The White House released its much anticipated legislative proposal on the Consumer Privacy Bill of Rights Act (CPBRA) that was first floated in 2012.  The CPBRA, if enacted (which seems unlikely before 2016), would provide consumers with the right to decide how and what personal data is collected by companies and how companies use that data.  Personal data is defined in far broader terms than we have seen in previous privacy legislation to include address, phone number, or persistent identifier, in addition to actual personal identifiable information such as a social security number.  Covered entities include any person that collects, processes, or retains personal data of more than 10,000 individuals.  The principles of the CPBRA are: transparency; individual control over data; respect for context in processing data; focused collection and responsible use; security; access and accuracy; and accountability.

The legislative proposal would provide the FTC with Administrative Procedure Act (APA) Rulemaking Authority to establish the minimum requirements for codes of conduct under which covered entities can qualify for a safe harbor.  The FTC is not provided with APA rulemaking over other sections of the proposal.  The proposal would also provide the FTC and state attorneys general enforcement authority over violations, but preclude private rights of action.  There is a carve out for entities that are covered by comparable provisions of another Federal privacy law including the Gramm-Leach-Bliley Act, the Communications Act of 1934, and the Health Insurance Portability and Accountability Act.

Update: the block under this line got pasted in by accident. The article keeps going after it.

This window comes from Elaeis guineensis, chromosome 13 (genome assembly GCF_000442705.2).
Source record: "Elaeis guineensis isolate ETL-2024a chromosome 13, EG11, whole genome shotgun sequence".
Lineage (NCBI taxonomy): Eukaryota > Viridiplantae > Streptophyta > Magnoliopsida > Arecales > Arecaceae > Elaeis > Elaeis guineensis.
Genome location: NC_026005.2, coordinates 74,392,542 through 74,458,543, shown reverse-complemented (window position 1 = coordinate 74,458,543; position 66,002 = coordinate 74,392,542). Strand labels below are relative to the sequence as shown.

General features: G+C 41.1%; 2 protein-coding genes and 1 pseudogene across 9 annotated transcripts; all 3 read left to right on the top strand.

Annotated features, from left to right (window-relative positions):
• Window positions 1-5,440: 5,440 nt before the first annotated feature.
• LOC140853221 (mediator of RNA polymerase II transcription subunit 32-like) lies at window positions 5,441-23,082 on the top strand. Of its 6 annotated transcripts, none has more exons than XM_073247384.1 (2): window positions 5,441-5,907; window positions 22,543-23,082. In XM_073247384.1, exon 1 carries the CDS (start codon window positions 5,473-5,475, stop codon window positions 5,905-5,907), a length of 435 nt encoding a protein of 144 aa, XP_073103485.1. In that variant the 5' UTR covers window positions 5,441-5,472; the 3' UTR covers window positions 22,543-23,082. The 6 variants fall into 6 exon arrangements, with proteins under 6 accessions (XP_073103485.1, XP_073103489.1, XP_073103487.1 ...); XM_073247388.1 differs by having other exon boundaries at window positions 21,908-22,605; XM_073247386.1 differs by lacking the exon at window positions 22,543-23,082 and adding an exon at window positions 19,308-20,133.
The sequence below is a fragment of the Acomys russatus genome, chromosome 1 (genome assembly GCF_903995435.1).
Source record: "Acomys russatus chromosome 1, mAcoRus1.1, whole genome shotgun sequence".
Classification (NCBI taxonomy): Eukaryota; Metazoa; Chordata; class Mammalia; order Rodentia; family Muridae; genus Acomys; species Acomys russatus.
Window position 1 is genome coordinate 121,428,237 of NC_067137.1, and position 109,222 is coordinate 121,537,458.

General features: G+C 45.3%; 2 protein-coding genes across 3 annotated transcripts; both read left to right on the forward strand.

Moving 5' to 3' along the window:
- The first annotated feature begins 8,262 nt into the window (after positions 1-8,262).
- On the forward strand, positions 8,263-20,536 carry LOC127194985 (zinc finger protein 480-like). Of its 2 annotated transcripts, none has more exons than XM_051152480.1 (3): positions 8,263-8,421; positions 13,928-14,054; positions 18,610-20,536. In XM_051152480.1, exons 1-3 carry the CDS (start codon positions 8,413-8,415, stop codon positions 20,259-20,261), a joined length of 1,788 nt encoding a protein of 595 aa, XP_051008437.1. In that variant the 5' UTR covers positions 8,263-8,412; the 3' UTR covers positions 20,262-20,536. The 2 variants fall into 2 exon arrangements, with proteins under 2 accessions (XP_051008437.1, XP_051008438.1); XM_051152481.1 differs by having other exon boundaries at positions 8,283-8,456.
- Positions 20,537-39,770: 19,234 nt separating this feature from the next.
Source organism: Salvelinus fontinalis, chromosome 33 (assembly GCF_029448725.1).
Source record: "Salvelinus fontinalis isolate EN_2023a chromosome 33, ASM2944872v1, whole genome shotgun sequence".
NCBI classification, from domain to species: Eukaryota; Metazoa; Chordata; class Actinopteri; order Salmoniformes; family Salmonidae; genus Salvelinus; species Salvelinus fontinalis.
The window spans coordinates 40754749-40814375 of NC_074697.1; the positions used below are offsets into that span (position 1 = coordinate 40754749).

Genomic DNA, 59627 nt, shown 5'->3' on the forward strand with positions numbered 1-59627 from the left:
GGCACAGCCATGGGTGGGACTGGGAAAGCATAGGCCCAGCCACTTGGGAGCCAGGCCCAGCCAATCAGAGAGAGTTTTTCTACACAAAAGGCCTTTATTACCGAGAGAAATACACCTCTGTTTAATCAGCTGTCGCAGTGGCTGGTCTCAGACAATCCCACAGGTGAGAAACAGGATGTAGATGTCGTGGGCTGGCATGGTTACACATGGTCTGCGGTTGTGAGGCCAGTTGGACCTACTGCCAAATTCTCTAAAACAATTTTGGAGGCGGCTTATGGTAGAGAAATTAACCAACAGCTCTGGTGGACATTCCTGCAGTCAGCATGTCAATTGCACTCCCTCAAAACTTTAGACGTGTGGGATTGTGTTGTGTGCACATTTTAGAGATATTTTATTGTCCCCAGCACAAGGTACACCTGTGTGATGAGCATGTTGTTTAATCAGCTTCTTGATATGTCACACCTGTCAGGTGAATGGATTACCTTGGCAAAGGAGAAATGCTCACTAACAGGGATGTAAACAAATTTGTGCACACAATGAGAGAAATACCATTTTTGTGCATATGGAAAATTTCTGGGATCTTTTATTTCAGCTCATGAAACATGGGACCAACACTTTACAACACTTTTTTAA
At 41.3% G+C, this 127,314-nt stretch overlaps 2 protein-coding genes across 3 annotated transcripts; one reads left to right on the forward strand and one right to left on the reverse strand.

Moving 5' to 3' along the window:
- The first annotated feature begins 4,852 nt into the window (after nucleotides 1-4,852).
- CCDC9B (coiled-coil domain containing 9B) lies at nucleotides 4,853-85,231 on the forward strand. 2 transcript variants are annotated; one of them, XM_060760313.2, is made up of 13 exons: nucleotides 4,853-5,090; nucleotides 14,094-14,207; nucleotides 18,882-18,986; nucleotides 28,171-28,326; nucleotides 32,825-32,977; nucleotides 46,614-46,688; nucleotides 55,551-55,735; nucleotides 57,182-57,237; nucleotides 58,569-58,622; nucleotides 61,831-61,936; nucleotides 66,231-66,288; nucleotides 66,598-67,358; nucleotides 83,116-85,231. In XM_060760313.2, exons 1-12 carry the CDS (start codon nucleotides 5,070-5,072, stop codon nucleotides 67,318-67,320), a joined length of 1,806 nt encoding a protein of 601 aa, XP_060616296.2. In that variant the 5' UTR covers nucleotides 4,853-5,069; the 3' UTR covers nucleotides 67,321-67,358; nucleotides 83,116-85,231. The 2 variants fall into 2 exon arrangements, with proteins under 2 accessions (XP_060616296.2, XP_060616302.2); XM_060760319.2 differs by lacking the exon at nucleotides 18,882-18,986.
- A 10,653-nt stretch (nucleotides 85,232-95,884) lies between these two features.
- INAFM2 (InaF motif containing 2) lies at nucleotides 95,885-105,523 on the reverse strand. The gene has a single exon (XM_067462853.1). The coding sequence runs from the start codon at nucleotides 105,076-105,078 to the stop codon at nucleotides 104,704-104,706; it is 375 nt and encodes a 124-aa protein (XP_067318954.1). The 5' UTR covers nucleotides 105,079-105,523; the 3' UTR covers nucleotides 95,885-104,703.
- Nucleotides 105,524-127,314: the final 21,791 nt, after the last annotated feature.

Given the breadth of this proposal and the almost immediate negative reactions from industry, some privacy hawks on Capitol Hill, the FTC (although Commissioners have applauded the CPBRA as a start), and consumer and civil liberties groups, the proposal seems unlikely to move forward in Congress.  However, it may be used to inform future agency enforcement actions and guidance.